In addition to tax relief, the Government has introduced measures targeted to help families, students, seniors and pensioners, workers, persons with disabilities, and communities. Examples of such measures include:
Since 2006, the Government has introduced significant tax relief to position Canadian businesses for success—in 2009–10 alone, total tax relief for Canadian businesses, including the measures proposed in Budget 2009, will total more than $7 billion. In 2008-09 and the following five fiscal years, business tax relief will total more than $60 billion.
A competitive business tax system that is responsive to changes in the economic environment is important to encourage new investment, growth and job creation in Canada. The Government is committed to helping Canadian businesses in the current economic circumstances to emerge even stronger and better equipped to compete globally as the economy recovers.
Key initiatives, which are providing important tax relief, include:
|Rate reduction schedule||22.121||19.5||19.0||18.0||16.5||15.0|
|1 Includes the 1.12-per-cent corporate surtax, which was eliminated January 1, 2008.|
These and other tax relief measures are now providing fiscal stimulus and helping Canadian businesses boost productivity and cope with difficult economic circumstances.
Moreover, as a result of corporate income tax reductions introduced by the Government since 2006, Canada will have the lowest statutory tax rate in the G7 by 2012. Canada will also have a statutory tax rate advantage over the U.S. of more than 12 percentage points (Table A2.5).
|Federal statutory rate1||22.1||15.0|
|Average provincial-territorial statutory rate||12.0||12.2|
|1 The 2007 statutory tax
rate includes the 1.12-per-cent corporate surtax, which was
eliminated January 1, 2008.
Sources: Department of Finance; OECD Tax Database.
As well, Canada will reach the goal of the lowest overall tax rate on new business investment (marginal effective tax rate1 (METR)) in the G7 by 2010, and the METR advantage for Canada over the U.S. will be more than 10 percentage points by 2012.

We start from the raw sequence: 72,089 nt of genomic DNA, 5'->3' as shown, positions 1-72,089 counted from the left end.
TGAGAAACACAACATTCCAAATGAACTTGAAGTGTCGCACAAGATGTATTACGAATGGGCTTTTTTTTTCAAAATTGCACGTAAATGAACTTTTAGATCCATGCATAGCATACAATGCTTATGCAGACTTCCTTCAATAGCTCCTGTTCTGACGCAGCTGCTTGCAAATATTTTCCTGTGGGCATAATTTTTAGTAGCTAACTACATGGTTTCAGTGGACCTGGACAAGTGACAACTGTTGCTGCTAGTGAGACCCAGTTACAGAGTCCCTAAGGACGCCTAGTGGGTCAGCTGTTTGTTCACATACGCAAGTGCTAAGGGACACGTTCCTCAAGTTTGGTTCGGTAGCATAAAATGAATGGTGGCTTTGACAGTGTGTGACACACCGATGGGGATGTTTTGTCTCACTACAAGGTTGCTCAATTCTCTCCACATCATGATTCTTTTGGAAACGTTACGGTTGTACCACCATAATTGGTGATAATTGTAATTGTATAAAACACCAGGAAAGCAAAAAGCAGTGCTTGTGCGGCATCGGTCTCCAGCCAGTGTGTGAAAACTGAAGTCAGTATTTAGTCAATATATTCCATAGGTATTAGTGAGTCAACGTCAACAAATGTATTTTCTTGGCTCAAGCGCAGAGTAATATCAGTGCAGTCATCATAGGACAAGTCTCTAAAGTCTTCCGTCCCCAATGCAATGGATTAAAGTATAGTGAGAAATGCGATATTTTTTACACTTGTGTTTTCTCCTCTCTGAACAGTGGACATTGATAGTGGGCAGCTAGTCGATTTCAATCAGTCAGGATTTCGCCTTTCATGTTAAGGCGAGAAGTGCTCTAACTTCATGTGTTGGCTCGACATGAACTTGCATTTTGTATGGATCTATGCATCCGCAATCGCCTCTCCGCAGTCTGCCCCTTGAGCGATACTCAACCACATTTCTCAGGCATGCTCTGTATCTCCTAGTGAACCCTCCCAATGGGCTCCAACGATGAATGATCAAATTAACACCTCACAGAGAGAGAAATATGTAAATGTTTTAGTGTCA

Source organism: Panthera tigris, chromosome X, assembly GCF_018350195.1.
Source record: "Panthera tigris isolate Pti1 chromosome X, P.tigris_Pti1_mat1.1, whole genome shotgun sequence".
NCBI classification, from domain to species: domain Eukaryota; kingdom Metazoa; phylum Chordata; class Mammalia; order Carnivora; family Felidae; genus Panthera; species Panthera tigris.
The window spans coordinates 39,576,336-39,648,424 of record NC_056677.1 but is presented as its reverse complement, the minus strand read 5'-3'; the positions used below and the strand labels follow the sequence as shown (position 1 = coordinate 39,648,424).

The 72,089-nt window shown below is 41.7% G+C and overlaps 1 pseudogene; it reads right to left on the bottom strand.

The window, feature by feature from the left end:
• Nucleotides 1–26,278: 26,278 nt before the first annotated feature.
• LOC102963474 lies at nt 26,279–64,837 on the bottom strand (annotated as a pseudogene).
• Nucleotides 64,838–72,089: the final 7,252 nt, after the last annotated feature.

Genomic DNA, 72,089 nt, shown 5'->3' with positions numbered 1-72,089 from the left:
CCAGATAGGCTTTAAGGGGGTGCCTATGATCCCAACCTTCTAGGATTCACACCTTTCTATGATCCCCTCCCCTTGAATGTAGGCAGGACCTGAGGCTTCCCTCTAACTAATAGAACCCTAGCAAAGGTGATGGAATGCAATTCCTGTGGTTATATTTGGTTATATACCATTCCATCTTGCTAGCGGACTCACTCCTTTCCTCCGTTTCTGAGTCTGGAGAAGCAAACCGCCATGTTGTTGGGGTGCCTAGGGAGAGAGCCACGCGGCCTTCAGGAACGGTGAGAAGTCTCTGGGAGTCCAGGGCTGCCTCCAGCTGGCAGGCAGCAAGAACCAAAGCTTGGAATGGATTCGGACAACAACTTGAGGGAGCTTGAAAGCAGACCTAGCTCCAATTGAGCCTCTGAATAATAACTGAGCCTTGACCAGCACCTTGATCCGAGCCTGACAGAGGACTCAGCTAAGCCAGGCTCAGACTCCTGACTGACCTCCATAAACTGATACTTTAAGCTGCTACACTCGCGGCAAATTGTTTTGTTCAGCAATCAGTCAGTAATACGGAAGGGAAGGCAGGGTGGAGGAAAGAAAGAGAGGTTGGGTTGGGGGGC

The competitiveness of our business tax system will encourage and attract new investment in Canada, including foreign direct investment from abroad.
The significant corporate tax relief being provided by the Government is in addition to existing provisions of the tax system that assist businesses, such as those that help to smooth the impact of business cycles by allowing businesses to use current year operating losses to reduce their tax liability in preceding and future taxation years. Similarly, unused investment tax credits (ITCs) can be carried over to other years to preserve the incentive effect of the credits for businesses that are not currently profitable. Under Canada’s generous carry-over regime, businesses may carry their operating losses and unused ITCs back up to 3 years and forward up to 20 years.
Provinces and territories have a crucial role to play in securing a business tax advantage for Canada.
Provincial retail sales taxes (RSTs) are outdated and inefficient. They impose a significant tax burden on new business investment and increase the day-to-day operating costs of Canadian businesses. Unlike the Goods and Services Tax (GST), under which businesses receive a credit for the sales tax they pay on their inputs, these costs are subsequently embedded in the prices consumers pay for goods and services. Ultimately, this makes our businesses less competitive, reduces employment and lowers the standard of living for Canadians. Modernizing these harmful taxes by implementing a value-added tax structure harmonized with the GST is the single most important step that provinces with RSTs could take to stimulate new business investment, create jobs and improve Canada’s overall tax competitiveness.